Dr. Ball holds a B.Sc. Honours (Environmental Protection) and a Ph.D. (Spatial Ecology, Descriptive and Predictive Statistics) from the University of Newcastle-upon-Tyne in the United Kingdom.
Some of the awards Dr. Ball has won include:
- Westpac 100 Women of Influence 2016 (Innovation)
- National Telstra Business Woman of the Year 2015, Corporate and Private Award
- Queensland Telstra Business Women's Awards Winner 2015: Queensland Business Woman of the Year, Queensland Corporate and Private
- 2015 BOSS Magazine Young Executives of the Year (Winner)
- Innovator of Influence at Innovation Week 2015
- Q Magazine: Queensland 50 Best and Brightest, 2015
Research Microbiologist, United States Geological Survey (USGS)
Dr. Christina Kellogg is a Research Microbiologist at the U.S. Geological Survey (USGS), the sole science agency for the U.S. Department of Interior. Dr. Kellogg joined the USGS as a Mendenhall Fellow, characterizing the microbial communities in aerosolized African desert dust, beach sediments, seagrass beds, and coral reefs.
Currently, she leads an environmental microbiology laboratory specializing in coral microbial ecology. Her research on tropical corals has taken her to the Florida Keys, Caribbean, Hawaii, and American Samoa, leading her friends to say that she specializes in “resort microbiology.” Dr. Kellogg has been working in deepwater coral ecosystems since 2004 and considers herself extremely lucky to have had the privilege of visiting them personally during one dive in the Delta submersible and eight dives in the Johnson-Sea-Link. She has also spent time at sea working with the remotely-operated vehicles JASON and Kraken 2, and participates from shore during telepresence cruises on the exploration vessels Okeanos Explorer and Nautilus.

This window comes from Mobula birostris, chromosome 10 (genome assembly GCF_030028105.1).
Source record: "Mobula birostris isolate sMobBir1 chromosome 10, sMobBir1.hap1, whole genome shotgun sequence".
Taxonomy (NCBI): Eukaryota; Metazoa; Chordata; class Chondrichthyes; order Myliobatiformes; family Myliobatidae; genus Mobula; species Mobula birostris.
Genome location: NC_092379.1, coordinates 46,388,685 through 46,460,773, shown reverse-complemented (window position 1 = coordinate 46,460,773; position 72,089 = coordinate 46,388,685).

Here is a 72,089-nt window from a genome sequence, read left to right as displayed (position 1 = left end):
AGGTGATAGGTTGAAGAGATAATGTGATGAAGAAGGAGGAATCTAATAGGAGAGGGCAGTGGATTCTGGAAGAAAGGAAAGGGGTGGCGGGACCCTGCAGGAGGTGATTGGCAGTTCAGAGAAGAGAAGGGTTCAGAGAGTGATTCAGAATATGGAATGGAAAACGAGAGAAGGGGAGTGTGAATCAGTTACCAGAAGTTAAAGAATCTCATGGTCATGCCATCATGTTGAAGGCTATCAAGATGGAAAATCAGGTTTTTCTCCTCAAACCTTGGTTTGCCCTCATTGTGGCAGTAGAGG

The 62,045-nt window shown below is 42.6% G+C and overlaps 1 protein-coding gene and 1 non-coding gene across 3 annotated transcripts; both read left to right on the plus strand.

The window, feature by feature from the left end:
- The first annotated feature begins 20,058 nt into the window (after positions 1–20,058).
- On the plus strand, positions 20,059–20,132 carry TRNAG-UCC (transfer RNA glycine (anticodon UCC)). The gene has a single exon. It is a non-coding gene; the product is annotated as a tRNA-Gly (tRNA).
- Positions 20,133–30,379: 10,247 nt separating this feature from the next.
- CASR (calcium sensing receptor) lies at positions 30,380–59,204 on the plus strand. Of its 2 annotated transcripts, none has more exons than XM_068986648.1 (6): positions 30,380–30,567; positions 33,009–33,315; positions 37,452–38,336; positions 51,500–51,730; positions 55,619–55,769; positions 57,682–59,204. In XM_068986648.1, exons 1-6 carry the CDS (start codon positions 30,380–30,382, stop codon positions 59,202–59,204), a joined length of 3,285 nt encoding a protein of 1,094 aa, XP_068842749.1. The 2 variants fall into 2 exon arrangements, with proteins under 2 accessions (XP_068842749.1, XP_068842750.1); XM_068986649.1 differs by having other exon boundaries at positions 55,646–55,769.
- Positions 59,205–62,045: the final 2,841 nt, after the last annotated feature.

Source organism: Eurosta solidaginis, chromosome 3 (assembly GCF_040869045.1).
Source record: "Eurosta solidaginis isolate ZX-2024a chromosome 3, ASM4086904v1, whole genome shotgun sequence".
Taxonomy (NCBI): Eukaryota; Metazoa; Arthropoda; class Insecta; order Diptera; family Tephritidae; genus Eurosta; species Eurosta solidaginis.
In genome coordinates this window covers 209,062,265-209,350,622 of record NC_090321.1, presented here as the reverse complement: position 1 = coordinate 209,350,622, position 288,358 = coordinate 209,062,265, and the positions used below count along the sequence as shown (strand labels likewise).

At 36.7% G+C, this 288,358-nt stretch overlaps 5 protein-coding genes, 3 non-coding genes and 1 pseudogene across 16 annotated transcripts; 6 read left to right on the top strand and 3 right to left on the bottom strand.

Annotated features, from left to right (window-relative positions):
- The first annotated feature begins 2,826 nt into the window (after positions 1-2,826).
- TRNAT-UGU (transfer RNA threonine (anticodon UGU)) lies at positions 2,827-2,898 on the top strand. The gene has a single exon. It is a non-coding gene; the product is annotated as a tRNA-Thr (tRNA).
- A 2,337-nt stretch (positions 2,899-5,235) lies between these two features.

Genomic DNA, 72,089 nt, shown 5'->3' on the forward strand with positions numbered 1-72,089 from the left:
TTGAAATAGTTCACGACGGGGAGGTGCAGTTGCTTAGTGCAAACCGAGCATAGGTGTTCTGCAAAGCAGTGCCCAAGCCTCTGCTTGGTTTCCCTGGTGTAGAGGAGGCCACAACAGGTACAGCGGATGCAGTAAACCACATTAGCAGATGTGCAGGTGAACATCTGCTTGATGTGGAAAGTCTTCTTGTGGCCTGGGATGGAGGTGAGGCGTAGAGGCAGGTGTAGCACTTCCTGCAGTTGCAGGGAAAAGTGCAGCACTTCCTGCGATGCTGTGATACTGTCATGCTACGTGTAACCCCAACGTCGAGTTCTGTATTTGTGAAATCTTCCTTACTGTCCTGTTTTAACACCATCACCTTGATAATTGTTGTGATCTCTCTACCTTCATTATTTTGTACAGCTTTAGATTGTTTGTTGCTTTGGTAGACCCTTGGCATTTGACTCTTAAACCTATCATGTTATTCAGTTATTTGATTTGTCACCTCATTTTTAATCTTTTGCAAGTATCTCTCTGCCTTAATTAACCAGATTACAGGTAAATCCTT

She has authored more than 30 peer-reviewed papers as well as a number of book chapters and has given invited keynote talks on both her aerosol microbiology and deep-sea coral microbial work. In 2015, Dr. Kellogg served as a judge for the $2 million Wendy Schmidt Ocean Health XPRIZE competition.
Dr. Kellogg holds a Ph.D. in Biological Oceanography from the University of South Florida and a B.S. cum laude in Biology from Georgetown University. Other interests include photography, science fiction, fried pickles, colored gemstones, and the music of 80s big hair bands.
Marine Scientist and Deep Water Search and Rescue Expert, Blue Water Recoveries
David L. Mearns OAM, MSc, is a chartered marine scientist, historical researcher, author, and expedition leader of deep ocean projects. He is one of the world’s most experienced and successful deep-sea shipwreck hunters, having located 24 major shipwrecks with an overall success rate of 89%. His formidable reputation has been built on a career finding notoriously difficult wrecks that others predicted would never be found or their mysteries solved. David’s most important discoveries include MV Lucona, MV Derbyshire, HMS Hood, the Portuguese East Indiaman Esmeralda, HMAS Sydney, HSK Kormoran, AHS Centaur, and Rio Grande, the Guinness World Record for the deepest shipwreck ever found at 5,762 metres. David was also a key member of Paul Allen’s team that located and filmed the iconic Japanese battleship Musashi in 2015, based on the research and search area analysis he conducted.